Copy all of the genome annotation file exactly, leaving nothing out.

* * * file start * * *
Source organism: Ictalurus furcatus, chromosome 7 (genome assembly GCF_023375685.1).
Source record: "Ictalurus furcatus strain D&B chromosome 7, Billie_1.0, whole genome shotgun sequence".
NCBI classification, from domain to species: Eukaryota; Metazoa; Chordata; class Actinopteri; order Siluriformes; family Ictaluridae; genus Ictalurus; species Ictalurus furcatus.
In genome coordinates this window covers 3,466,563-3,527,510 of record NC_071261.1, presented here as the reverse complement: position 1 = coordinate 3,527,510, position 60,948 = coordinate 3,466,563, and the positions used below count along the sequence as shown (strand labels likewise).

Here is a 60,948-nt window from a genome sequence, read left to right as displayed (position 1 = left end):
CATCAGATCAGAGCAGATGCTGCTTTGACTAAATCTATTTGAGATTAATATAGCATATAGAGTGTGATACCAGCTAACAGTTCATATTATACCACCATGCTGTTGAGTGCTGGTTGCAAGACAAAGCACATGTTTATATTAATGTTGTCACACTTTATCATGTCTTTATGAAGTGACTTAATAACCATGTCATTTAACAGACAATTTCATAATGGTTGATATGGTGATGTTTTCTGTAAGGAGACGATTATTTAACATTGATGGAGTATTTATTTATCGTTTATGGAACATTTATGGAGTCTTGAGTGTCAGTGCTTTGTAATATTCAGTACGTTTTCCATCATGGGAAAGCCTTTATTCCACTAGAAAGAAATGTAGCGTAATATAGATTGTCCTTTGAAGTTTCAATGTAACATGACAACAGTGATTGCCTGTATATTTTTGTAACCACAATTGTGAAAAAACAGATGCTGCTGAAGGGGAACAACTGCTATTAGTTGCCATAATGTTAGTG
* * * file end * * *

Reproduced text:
Source organism: Ictalurus furcatus, chromosome 7 (genome assembly GCF_023375685.1).
Source record: "Ictalurus furcatus strain D&B chromosome 7, Billie_1.0, whole genome shotgun sequence".
NCBI classification, from domain to species: Eukaryota; Metazoa; Chordata; class Actinopteri; order Siluriformes; family Ictaluridae; genus Ictalurus; species Ictalurus furcatus.
In genome coordinates this window covers 3,466,563-3,527,510 of record NC_071261.1, presented here as the reverse complement: position 1 = coordinate 3,527,510, position 60,948 = coordinate 3,466,563, and the positions used below count along the sequence as shown (strand labels likewise).

Here is a 60,948-nt window from a genome sequence, read left to right as displayed (position 1 = left end):
CATCAGATCAGAGCAGATGCTGCTTTGACTAAATCTATTTGAGATTAATATAGCATATAGAGTGTGATACCAGCTAACAGTTCATATTATACCACCATGCTGTTGAGTGCTGGTTGCAAGACAAAGCACATGTTTATATTAATGTTGTCACACTTTATCATGTCTTTATGAAGTGACTTAATAACCATGTCATTTAACAGACAATTTCATAATGGTTGATATGGTGATGTTTTCTGTAAGGAGACGATTATTTAACATTGATGGAGTATTTATTTATCGTTTATGGAACATTTATGGAGTCTTGAGTGTCAGTGCTTTGTAATATTCAGTACGTTTTCCATCATGGGAAAGCCTTTATTCCACTAGAAAGAAATGTAGCGTAATATAGATTGTCCTTTGAAGTTTCAATGTAACATGACAACAGTGATTGCCTGTATATTTTTGTAACCACAATTGTGAAAAAACAGATGCTGCTGAAGGGGAACAACTGCTATTAGTTGCCATAATGTTAGTG